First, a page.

Will innovators be forced to seek the blessing of public officials before they develop and deploy new devices and services, or will they be generally left free to experiment with new technologies and business models?
Regulators and policymakers can be guided by the first approach, called the precautionary principle, or the second: permissionless innovation. Their choice of vision has dramatic impacts on the ways that we work, live, and connect with the world around us.
This website provides a gamut of research analyzing the effects of these two rival approaches to technology policy.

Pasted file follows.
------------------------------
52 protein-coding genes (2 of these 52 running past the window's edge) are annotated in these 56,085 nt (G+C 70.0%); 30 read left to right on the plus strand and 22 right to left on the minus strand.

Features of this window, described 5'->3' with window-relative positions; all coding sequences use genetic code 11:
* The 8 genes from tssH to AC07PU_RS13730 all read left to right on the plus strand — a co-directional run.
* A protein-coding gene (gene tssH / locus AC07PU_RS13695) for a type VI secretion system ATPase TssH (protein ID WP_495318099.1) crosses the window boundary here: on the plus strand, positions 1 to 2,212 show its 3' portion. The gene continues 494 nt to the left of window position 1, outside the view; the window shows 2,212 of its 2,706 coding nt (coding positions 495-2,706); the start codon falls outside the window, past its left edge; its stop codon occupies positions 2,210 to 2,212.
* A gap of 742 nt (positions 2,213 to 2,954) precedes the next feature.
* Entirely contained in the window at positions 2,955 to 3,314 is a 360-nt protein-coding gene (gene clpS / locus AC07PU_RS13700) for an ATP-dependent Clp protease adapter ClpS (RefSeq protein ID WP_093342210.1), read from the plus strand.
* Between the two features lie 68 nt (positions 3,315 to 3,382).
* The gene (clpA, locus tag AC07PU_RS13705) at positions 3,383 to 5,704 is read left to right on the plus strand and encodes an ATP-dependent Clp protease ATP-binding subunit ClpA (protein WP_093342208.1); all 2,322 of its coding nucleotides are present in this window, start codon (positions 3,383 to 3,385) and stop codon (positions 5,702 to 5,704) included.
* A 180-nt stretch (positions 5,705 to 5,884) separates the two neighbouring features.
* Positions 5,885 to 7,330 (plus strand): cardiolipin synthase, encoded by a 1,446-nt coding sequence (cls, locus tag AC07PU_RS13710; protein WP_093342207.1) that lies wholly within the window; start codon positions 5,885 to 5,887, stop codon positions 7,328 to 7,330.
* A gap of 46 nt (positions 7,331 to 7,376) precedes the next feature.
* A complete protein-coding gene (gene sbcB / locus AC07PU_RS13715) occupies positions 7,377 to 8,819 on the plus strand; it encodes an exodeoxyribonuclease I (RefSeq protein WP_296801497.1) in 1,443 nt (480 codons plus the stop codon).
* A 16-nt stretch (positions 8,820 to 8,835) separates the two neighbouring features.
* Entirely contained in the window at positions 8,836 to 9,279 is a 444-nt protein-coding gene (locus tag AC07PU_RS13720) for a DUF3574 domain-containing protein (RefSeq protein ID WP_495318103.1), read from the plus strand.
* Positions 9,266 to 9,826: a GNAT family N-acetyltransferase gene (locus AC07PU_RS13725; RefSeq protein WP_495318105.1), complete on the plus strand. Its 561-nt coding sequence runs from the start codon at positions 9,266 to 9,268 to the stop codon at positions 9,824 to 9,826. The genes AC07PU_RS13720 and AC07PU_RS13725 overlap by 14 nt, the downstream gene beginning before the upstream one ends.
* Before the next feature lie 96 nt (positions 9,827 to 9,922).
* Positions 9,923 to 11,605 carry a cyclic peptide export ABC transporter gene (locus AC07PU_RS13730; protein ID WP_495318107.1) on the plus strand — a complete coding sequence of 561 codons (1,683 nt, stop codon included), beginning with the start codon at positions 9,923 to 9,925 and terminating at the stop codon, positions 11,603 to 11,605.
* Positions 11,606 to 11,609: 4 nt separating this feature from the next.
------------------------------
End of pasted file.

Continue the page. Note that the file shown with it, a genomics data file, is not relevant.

If public policy is governed by the precautionary principle, the result will be fewer services, lower-quality goods, higher prices, diminished economic growth, and a decline in the overall standard of living.
The principle of permissionless innovation, however, has fueled the success of the Internet and much of the modern tech economy in recent years, and it is set to power the next great industrial revolution–if we get out of the way.
For more information on technology and innovation in the digital age, please visit the Mercatus Center Technology Policy Program’s research page.
For an overview of permissionless innovation and public policy, download this pdf.